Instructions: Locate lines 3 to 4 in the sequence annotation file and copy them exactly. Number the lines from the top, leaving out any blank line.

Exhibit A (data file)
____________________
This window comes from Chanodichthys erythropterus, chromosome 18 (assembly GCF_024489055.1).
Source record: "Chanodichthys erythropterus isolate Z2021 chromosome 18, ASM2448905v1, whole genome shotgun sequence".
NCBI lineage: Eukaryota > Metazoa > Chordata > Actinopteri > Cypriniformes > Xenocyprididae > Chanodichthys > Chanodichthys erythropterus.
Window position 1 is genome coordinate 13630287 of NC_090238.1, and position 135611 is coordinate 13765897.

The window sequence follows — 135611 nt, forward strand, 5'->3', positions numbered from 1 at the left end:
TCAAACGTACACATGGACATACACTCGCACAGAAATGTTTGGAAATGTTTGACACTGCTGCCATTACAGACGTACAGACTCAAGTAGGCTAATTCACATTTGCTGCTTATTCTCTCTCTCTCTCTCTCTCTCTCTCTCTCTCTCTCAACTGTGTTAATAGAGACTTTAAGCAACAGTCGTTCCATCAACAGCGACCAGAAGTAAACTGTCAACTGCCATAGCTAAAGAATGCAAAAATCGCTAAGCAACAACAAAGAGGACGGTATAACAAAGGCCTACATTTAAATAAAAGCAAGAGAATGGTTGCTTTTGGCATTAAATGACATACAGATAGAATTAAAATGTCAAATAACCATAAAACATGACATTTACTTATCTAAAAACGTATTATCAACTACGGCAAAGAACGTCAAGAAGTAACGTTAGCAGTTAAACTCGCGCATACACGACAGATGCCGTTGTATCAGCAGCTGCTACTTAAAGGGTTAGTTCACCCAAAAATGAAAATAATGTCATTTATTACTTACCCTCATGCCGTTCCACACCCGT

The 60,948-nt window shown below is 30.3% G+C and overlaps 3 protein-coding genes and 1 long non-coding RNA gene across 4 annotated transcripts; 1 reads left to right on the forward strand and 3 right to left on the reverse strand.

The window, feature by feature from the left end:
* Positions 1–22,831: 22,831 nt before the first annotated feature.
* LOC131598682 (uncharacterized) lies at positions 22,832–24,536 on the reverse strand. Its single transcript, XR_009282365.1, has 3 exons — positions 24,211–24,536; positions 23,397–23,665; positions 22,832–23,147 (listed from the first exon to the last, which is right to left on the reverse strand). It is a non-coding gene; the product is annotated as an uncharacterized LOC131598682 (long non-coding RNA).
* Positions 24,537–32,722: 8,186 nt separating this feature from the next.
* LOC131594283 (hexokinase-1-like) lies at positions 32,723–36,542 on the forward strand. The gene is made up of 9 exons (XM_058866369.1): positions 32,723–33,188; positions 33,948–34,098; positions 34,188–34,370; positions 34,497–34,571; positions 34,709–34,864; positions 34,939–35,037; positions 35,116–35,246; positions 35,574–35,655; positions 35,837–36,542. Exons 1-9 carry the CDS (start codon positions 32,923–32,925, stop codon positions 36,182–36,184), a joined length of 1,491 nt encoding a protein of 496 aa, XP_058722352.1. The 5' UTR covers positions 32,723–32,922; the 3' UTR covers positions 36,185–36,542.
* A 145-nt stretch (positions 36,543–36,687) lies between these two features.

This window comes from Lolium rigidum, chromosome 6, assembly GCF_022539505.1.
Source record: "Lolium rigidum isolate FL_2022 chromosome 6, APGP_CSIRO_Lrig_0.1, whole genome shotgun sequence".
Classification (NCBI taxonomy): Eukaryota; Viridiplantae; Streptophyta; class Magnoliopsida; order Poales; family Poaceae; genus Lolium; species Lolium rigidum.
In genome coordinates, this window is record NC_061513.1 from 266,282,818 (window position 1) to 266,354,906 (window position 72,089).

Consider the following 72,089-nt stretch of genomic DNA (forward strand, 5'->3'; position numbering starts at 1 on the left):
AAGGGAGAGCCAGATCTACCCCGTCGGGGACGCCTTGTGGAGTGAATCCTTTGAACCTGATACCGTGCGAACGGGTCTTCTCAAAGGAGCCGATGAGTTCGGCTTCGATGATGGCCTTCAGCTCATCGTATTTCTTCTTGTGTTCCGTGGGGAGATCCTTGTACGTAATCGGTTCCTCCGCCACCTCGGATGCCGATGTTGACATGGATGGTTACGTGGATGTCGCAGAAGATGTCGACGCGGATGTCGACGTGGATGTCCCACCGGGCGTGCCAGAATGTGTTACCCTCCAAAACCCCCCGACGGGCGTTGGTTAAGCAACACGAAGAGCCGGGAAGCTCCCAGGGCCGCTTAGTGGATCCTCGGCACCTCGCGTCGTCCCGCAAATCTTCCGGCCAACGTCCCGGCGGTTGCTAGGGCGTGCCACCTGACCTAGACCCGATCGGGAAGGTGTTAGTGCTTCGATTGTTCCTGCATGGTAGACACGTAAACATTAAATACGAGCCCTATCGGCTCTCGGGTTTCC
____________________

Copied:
NCBI lineage: Eukaryota > Metazoa > Chordata > Actinopteri > Cypriniformes > Xenocyprididae > Chanodichthys > Chanodichthys erythropterus.
Window position 1 is genome coordinate 13630287 of NC_090238.1, and position 135611 is coordinate 13765897.